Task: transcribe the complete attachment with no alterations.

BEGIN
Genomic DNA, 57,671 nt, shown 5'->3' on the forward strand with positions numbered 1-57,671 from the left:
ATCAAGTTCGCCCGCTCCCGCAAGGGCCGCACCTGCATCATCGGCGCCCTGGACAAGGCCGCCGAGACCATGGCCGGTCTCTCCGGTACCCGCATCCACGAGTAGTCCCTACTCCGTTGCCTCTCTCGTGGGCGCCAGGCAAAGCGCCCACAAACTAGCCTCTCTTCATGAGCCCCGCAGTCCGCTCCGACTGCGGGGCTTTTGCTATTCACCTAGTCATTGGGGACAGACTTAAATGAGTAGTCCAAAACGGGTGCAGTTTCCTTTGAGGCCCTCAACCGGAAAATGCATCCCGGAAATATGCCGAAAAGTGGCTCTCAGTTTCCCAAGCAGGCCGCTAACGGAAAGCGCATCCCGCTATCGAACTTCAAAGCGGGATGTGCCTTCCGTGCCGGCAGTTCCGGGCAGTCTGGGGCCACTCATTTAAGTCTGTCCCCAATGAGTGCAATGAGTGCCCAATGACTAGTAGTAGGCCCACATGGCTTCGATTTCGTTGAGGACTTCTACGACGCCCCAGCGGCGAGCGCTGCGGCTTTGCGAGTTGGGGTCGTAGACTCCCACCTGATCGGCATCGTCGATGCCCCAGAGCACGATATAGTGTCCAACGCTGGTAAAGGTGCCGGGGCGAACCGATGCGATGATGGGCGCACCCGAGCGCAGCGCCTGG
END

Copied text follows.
Genomic DNA, 57,671 nt, shown 5'->3' on the forward strand with positions numbered 1-57,671 from the left:
ATCAAGTTCGCCCGCTCCCGCAAGGGCCGCACCTGCATCATCGGCGCCCTGGACAAGGCCGCCGAGACCATGGCCGGTCTCTCCGGTACCCGCATCCACGAGTAGTCCCTACTCCGTTGCCTCTCTCGTGGGCGCCAGGCAAAGCGCCCACAAACTAGCCTCTCTTCATGAGCCCCGCAGTCCGCTCCGACTGCGGGGCTTTTGCTATTCACCTAGTCATTGGGGACAGACTTAAATGAGTAGTCCAAAACGGGTGCAGTTTCCTTTGAGGCCCTCAACCGGAAAATGCATCCCGGAAATATGCCGAAAAGTGGCTCTCAGTTTCCCAAGCAGGCCGCTAACGGAAAGCGCATCCCGCTATCGAACTTCAAAGCGGGATGTGCCTTCCGTGCCGGCAGTTCCGGGCAGTCTGGGGCCACTCATTTAAGTCTGTCCCCAATGAGTGCAATGAGTGCCCAATGACTAGTAGTAGGCCCACATGGCTTCGATTTCGTTGAGGACTTCTACGACGCCCCAGCGGCGAGCGCTGCGGCTTTGCGAGTTGGGGTCGTAGACTCCCACCTGATCGGCATCGTCGATGCCCCAGAGCACGATATAGTGTCCAACGCTGGTAAAGGTGCCGGGGCGAACCGATGCGATGATGGGCGCACCCGAGCGCAGCGCCTGG